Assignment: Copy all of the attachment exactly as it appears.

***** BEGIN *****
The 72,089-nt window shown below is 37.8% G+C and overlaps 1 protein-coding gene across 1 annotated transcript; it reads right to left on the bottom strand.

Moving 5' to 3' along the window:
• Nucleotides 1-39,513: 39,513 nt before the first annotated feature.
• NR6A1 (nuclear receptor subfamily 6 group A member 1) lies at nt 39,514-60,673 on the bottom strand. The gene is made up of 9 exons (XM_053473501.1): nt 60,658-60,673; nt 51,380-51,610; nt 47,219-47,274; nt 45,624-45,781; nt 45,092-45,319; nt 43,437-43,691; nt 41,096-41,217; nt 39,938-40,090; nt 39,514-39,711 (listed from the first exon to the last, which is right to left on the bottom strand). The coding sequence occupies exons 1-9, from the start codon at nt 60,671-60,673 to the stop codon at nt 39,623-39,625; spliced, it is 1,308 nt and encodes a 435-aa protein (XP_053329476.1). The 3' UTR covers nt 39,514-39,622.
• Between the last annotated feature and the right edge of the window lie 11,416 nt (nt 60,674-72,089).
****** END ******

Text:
The 72,089-nt window shown below is 37.8% G+C and overlaps 1 protein-coding gene across 1 annotated transcript; it reads right to left on the bottom strand.

Moving 5' to 3' along the window:
• Nucleotides 1-39,513: 39,513 nt before the first annotated feature.
• NR6A1 (nuclear receptor subfamily 6 group A member 1) lies at nt 39,514-60,673 on the bottom strand. The gene is made up of 9 exons (XM_053473501.1): nt 60,658-60,673; nt 51,380-51,610; nt 47,219-47,274; nt 45,624-45,781; nt 45,092-45,319; nt 43,437-43,691; nt 41,096-41,217; nt 39,938-40,090; nt 39,514-39,711 (listed from the first exon to the last, which is right to left on the bottom strand). The coding sequence occupies exons 1-9, from the start codon at nt 60,671-60,673 to the stop codon at nt 39,623-39,625; spliced, it is 1,308 nt and encodes a 435-aa protein (XP_053329476.1). The 3' UTR covers nt 39,514-39,622.
• Between the last annotated feature and the right edge of the window lie 11,416 nt (nt 60,674-72,089).